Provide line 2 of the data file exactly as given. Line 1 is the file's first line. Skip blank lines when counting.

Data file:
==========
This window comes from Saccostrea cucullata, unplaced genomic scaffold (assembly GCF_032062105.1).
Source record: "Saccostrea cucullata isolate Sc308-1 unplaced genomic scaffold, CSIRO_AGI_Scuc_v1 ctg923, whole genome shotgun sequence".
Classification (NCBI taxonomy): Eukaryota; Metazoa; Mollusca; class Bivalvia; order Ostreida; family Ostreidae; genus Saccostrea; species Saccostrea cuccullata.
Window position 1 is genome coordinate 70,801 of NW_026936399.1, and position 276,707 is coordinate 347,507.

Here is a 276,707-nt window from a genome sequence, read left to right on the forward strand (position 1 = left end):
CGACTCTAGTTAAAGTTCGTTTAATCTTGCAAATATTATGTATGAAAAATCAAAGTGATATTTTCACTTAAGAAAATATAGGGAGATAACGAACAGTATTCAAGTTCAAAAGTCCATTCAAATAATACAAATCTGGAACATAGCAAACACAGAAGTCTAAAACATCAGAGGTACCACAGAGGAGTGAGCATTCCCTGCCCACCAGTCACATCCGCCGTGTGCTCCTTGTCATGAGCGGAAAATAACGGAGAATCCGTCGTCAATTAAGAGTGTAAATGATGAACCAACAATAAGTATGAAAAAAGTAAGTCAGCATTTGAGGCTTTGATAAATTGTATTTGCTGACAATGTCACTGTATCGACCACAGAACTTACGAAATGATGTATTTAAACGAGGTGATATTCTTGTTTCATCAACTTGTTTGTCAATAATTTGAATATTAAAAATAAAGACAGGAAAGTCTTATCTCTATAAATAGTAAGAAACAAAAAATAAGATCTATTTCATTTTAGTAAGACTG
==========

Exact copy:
Source record: "Saccostrea cucullata isolate Sc308-1 unplaced genomic scaffold, CSIRO_AGI_Scuc_v1 ctg923, whole genome shotgun sequence".